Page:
Ohio doesn't seem to have a Pork Queen anymore and neither does Illinois. Iowa is the only one rigidly holding to the cause. And in a way, I think Iowa is on the right track. I recently ran an eye over a website advertising upcoming pageants in Illinois (http://www.pageantcenter.com/pageant_calendar/illinois_pageants.html) and was personally astonished to find more than thirty upcoming events from now till the end of October. I'd always figured beauty pageants were annual or perhaps even bi- or tri- at the most. Granted, the Sunburst Model Search sounds like trolling, but the fact it recurs so frequently -- it sometimes occurs in more than one location on the same date -- seems to imply a niche it fills; the regularity of its recurrence only makes sense if people routinely attend. And the fact the agency itself has been around for 31 years... but the point is that pageants happen frequently. The reason? It's got to be the money right?
Well the money issue gets tricky. On the competitor side, most beauty queens don't really make enough in prize money to cover the cost of their preparations for a particular pageant. According to them, the purpose of all these gatherings is an extreme form of social networking. Contestants get together not only to win, but to meet other people who might be able to advance their modeling careers in general. Call it an auction where the cattle pays for itself to arrive. The other side of the coin is the income from said competitions. According to the Pageant News Bureau (everyone has their own media outlet these days) beauty competitions rake in nearly $5 billion dollars each year. Let me say that again. Beauty pageants in the U.S. earn approx. $5 billion dollars a year. And the numbers make sense.
First of all entry fees can range from anywhere between twenty-five and five hundred dollars. And that's just to get in. There are other fees which get tacked on depending if a competitor wants to get into specific categories such as "Best Dress" or "Most Photogenic." Each subsequent category entered increases the amount of items a particular competitor can then tack onto her curriculum vitae. In other words, the more categories you compete in the more credentials you may acquire; losing the crown does not mean going home empty handed. Other peripheral costs then need factoring in. The tab for contending in a State Miss (i.e. Miss Illinois) pageant can run as high $100 thousand dollars. One of the costs is the need for coaches to instruct and prepare girls for competition. A typical coach can bill almost $5 thousand dollars a week at a price of $1,000 per day. Keep those numbers in mind then add on the fact that about three thousand pageants occur annually drawing in nearly two hundred and fifty thousand entrants and that five billion starts to make sense.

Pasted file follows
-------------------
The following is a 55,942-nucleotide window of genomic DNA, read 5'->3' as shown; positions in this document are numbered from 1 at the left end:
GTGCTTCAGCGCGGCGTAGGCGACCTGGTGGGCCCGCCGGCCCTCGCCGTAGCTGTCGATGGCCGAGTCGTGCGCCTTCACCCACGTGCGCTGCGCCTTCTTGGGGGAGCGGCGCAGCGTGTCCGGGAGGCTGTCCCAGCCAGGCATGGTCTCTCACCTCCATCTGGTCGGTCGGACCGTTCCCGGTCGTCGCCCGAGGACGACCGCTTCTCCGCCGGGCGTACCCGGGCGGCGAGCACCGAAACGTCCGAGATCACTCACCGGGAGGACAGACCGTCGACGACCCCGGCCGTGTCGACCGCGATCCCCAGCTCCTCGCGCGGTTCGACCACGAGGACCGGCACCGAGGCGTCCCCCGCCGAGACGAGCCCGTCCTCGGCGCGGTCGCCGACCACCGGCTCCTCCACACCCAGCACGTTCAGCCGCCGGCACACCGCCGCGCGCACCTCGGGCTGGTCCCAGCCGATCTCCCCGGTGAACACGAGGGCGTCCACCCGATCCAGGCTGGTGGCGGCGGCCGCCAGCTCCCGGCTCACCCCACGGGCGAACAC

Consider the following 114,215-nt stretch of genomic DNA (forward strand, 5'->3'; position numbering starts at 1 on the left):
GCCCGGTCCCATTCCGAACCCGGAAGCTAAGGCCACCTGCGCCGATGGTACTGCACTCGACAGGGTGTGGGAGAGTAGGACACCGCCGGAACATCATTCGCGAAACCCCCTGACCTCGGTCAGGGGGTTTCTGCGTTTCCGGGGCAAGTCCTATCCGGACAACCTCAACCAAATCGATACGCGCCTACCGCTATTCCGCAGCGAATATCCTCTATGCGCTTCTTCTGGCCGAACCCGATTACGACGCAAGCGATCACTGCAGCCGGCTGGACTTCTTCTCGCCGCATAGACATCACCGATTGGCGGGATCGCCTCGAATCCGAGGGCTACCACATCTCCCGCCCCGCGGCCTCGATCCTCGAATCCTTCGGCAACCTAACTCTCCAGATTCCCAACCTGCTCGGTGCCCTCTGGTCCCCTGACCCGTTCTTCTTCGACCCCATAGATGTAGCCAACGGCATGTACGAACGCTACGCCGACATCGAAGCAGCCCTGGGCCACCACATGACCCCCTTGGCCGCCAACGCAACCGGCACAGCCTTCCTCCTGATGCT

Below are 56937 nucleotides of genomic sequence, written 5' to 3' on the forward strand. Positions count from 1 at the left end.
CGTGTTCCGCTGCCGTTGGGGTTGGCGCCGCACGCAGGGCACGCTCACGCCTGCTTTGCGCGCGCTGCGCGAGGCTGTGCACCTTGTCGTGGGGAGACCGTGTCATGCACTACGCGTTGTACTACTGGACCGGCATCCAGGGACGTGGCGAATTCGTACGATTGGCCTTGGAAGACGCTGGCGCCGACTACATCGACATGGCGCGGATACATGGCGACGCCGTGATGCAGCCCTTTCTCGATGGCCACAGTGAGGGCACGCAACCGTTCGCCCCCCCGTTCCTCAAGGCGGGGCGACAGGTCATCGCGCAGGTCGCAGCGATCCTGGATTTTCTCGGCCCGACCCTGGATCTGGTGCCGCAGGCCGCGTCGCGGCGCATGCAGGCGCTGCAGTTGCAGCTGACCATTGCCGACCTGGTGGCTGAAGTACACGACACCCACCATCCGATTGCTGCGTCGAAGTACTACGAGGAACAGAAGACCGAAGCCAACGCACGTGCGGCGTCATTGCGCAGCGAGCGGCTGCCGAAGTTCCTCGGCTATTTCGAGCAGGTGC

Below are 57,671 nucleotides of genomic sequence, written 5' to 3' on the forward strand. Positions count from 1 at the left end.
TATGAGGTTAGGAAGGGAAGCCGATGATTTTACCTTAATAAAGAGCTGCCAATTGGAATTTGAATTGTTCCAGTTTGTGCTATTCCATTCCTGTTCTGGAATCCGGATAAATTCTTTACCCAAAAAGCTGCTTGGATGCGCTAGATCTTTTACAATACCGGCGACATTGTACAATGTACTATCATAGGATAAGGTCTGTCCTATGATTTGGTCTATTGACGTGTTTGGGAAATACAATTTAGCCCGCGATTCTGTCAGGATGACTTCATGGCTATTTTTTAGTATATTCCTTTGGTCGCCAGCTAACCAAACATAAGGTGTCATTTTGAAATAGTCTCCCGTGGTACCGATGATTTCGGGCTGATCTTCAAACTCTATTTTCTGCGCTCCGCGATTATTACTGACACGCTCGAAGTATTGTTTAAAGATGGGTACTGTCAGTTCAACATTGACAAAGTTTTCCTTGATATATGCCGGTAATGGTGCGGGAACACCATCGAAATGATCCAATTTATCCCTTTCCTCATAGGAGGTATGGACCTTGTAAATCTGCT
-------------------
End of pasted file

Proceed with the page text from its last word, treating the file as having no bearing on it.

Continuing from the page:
(The sad reality, however, is that expenditures of this magnitude don't guarantee any kind of success. Jamie Swenson, Miss South Dakota '97 and three time Miss Hawaiian Tropic, once witnessed a dress that cost eight thousand dollars only make it to 6th in "Best Dress." This obviously begs the point that some kind of mass delusion must be occurring through which girls and their parents believe these expenses will somehow be recouped once So&So has won enough titles to make her a paid super-, spokes-, glamour-model, or any plethora of dreams that revolve around being the best looking person on the face of the earth. After all, once the statistics of success are put into view the probability of any of these girls triumphing, let alone to such an extent they become set for life, are so dismally slim that only someone desperate to escape from some particular reality would invest so much in what might be called a waste of time.)
So I say again, we need to bring back more of the niche pageant. The reason being that people are more than willing to spend gross sums of money for a taste of glory. The possibility of acquiring a bit of glitter for an otherwise dim future is more than enough carrot to get people's wallet out and bleeding. Don't think so? There's a reason alcohol consumption goes up during economic declines.
The economy is in a tough situation, and we need to give opportunities to those seeking unskilled labor. And since the real purpose of pageants is primarily to secure credentials and connections to further one's own modeling ambitions, it makes sense to have as many as possible. Thus the niche. It diversifies the field encouraging more competitors who will shell out money hand over fist just for the chance their life might get better. And who is to say it won't? Beauty pageants are one of the strangest forms of escapism in society as a whole -- there isn't a country in the world that doesn't have some form of beauty based competition. Yet, beauty pageants are no less valid than chronic substance abuse, through which a person experiences a distorted view of one's self, reality, and success. The thing is people want "outs" that let them experience more than their day to day has to offer (movies, television, deep fried food, booze, drugs, sex, etc.), and if there's a way to make a profit off it, isn't that the American way? The consequences of endorsing something hazardous are only considerations that will stop those who would never want said product in the first place; there's money to be made off people's hopes and dreams, but it takes an iron will to see past the human element and go for the gold; to paraphrase Igby Slocumb, it's bigger picture Darwinism at work.